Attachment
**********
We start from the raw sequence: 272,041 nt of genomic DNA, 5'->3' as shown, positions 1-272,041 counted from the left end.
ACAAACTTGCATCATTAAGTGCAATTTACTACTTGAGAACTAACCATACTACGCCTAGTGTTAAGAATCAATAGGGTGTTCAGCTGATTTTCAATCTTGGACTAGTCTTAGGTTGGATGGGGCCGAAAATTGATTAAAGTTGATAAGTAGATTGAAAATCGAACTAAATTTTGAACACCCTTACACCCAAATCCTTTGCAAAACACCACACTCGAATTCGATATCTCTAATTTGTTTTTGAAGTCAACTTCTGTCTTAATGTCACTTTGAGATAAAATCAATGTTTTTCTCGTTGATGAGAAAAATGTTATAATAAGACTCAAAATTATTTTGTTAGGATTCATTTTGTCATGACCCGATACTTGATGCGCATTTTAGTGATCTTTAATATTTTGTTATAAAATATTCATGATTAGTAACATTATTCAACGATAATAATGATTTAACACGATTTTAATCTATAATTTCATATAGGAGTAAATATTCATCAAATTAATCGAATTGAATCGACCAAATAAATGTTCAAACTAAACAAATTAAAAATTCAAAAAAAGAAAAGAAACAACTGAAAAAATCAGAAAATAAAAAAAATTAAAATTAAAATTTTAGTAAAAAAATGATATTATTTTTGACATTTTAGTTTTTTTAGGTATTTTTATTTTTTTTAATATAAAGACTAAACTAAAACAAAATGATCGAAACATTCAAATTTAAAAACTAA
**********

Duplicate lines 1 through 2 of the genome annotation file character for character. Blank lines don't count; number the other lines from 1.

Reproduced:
We start from the raw sequence: 272,041 nt of genomic DNA, 5'->3' as shown, positions 1-272,041 counted from the left end.
ACAAACTTGCATCATTAAGTGCAATTTACTACTTGAGAACTAACCATACTACGCCTAGTGTTAAGAATCAATAGGGTGTTCAGCTGATTTTCAATCTTGGACTAGTCTTAGGTTGGATGGGGCCGAAAATTGATTAAAGTTGATAAGTAGATTGAAAATCGAACTAAATTTTGAACACCCTTACACCCAAATCCTTTGCAAAACACCACACTCGAATTCGATATCTCTAATTTGTTTTTGAAGTCAACTTCTGTCTTAATGTCACTTTGAGATAAAATCAATGTTTTTCTCGTTGATGAGAAAAATGTTATAATAAGACTCAAAATTATTTTGTTAGGATTCATTTTGTCATGACCCGATACTTGATGCGCATTTTAGTGATCTTTAATATTTTGTTATAAAATATTCATGATTAGTAACATTATTCAACGATAATAATGATTTAACACGATTTTAATCTATAATTTCATATAGGAGTAAATATTCATCAAATTAATCGAATTGAATCGACCAAATAAATGTTCAAACTAAACAAATTAAAAATTCAAAAAAAGAAAAGAAACAACTGAAAAAATCAGAAAATAAAAAAAATTAAAATTAAAATTTTAGTAAAAAAATGATATTATTTTTGACATTTTAGTTTTTTTAGGTATTTTTATTTTTTTTAATATAAAGACTAAACTAAAACAAAATGATCGAAACATTCAAATTTAAAAACTAA